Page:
Best Apple Cider Vinegar Gummies of 2022, According to Dietitians
Medically Reviewed by Anthony Dugarte, MD
Last Updated on December 20, 2021
Apple cider vinegar has many potential health benefits, but drinking it raw is not for everyone. Gummies are a great way to take ACV without the vinegar taste, but how do you choose the best one?
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Apple cider vinegar (ACV), made from fermented apples, has been used for centuries to flavor food and for its medicinal properties. (1)
The health benefits from ACV may be related to acetic acid, which results from the fermentation process and gives the vinegar its taste. ACV is about 5–6% acetic acid.
Raw apple cider vinegar also contains probiotics called the “mother.” This collection of bacteria and enzymes may be another reason behind the benefits of ACV, but there is not extensive research on the specific benefits of the “mother.” (2)
While studies remain small, possible benefits of ACV include: (3)
- Lower blood sugar
- Reduces oxidative stress
- Weight loss
- Lowers risk factors of heart disease
- Normalizes blood pressure
While raw, unfiltered ACV definitely has benefits, it can be difficult for some people to consume.
First, it doesn’t taste very good, especially if you don’t like the acidity of the vinegar.
Second, when consumed regularly over time, the acid in the vinegar may cause tooth decay.
Although you have to drink quite a large amount for this to happen, as the saliva does protect the enamel of the teeth from acids, it is unknown how much ACV can be consumed before the enamel of your teeth starts to break down.
With all these potential side effects, many brands have started making ACV Gummies as a tasty alternative for people to still get the benefits of apple cider vinegar.
Summary of Our Picks
Best overall: Goli Apple Cider Vinegar Gummies
Best organic: Mary Ruth’s Apple Cider Vinegar Gummies
Best budget pick: Zhou Nutrition Apple Cider Vinegar Gummies
ACV gummies are dietary supplements in gummy form that contain a certain amount of ACV. Depending on the brand, they may also include other vitamins, herbs, or nutrients.
The goal with ACV gummies is to provide a more palatable way to consume ACV.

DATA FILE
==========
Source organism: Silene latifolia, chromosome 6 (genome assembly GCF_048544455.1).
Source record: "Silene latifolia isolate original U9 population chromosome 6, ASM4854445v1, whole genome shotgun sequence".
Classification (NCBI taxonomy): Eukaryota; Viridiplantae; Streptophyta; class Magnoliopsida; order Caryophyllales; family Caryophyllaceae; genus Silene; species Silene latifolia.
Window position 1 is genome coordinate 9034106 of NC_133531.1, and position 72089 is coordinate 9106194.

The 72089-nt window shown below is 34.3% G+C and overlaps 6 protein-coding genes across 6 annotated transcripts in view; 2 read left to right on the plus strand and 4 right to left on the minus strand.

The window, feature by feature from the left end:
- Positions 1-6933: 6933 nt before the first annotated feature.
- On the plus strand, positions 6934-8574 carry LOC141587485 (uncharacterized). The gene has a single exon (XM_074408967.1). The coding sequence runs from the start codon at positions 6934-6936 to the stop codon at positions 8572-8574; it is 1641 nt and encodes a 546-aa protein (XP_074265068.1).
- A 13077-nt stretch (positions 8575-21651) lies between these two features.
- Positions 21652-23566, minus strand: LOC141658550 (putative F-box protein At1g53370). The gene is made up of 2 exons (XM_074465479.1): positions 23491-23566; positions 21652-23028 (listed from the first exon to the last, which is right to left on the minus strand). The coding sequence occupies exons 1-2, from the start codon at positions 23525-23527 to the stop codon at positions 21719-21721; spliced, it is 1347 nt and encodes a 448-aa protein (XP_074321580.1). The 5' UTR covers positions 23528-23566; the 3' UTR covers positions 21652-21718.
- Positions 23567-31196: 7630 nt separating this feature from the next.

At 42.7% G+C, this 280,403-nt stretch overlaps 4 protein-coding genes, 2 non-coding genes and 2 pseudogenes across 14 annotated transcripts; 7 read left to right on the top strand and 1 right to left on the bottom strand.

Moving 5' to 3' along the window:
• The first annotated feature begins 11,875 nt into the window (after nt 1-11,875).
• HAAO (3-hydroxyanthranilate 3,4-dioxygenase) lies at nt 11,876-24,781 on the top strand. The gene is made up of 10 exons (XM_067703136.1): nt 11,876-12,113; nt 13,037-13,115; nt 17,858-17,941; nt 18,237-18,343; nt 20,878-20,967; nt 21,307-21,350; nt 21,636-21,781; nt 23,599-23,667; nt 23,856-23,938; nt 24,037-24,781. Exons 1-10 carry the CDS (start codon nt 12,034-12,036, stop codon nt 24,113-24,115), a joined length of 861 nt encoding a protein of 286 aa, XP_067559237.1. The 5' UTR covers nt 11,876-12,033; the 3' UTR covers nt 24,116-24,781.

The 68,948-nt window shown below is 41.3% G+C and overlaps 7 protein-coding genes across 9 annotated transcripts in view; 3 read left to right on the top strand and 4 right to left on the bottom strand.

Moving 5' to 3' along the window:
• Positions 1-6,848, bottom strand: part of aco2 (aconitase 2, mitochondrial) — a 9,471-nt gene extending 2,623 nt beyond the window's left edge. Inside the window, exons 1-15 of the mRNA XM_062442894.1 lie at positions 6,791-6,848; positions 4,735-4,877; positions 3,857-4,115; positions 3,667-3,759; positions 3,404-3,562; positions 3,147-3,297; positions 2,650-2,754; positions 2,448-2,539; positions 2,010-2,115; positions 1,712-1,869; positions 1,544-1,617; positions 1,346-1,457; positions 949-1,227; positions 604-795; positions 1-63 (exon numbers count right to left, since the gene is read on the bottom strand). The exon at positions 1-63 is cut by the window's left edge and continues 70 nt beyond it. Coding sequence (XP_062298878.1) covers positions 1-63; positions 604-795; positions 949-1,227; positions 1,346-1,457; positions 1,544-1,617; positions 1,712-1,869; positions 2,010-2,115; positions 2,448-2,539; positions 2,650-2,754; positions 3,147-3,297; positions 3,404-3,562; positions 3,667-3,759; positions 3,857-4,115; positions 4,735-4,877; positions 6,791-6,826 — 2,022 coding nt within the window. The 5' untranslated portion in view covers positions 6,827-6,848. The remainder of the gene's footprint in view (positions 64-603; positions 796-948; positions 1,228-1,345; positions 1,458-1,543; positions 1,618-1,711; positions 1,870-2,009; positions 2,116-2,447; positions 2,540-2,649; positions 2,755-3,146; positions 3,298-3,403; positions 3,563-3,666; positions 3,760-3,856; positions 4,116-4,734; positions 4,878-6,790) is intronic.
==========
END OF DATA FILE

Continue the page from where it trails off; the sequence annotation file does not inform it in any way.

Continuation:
Unlike raw ACV, gummies usually contain calories and some type of sweetener, either sugar or an artificial sweetener.
While the calories and sugar content are likely not terribly high for most brands, it may be a deal-breaker for some.
Also, some brands don’t contain the beneficial bacteria of the “mother” found in ACV, reducing the overall benefits.
Note that most of the research on ACV uses raw vinegar. There is no research on the benefits of ACV in powdered, capsule, or gummy form.
Nonetheless, gummies are an option for those who cannot tolerate the taste of raw vinegar or prefer to consume it in a more convenient way.
When I evaluate the ACV gummies on the market, this is the criteria I use:
- Dosage of 500 mg for 1–2 gummies or the equivalent of approximately 2 tablespoons ACV
- Less than 20 calories per serving
- Less than 3 g of added sugar
- Includes the “mother”
- No artificial flavorings, colorings, or preservatives
- Other beneficial ingredients added to the products, like probiotics, vitamins, or antioxidants
In addition to the list above, there are other criteria that you might want to consider that I did not specifically look at for my selections because I don’t feel that they are essential to a quality product.
If you are concerned with the ingredients in the product, you may also want to consider a product that has been third-party tested. Third-party testing means that the company invested in having someone test their product to ensure accuracy and safety.
If this is important to you, look for products that are NSF International or USP certified. I could not find ACV gummies that were third-party tested in my search, but they may exist.
To pick the ACV gummies for this list, I evaluated each brand based on the following factors:
- Brand Reputation: Does the brand have a good reputation in the industry? Are the products made in a certified Good Manufacturing Practices facility?
- Professional Involvement: Are there healthcare professionals involved with the brand?
- Supported by Research: Is the brand committed to research? Is the product designed with the latest research in mind?
- Price: Is the price of the product comparable to other similar products?
- Sugar and added ingredients: Is the product free of too much added sugar (more than 3 grams per serving), sweeteners, or artificial ingredients?
Taking all of these aspects into consideration, below is a list of product suggestions that match my criteria.
- Low in sugar
- Contains many other beneficial ingredients
- Contains the “mother”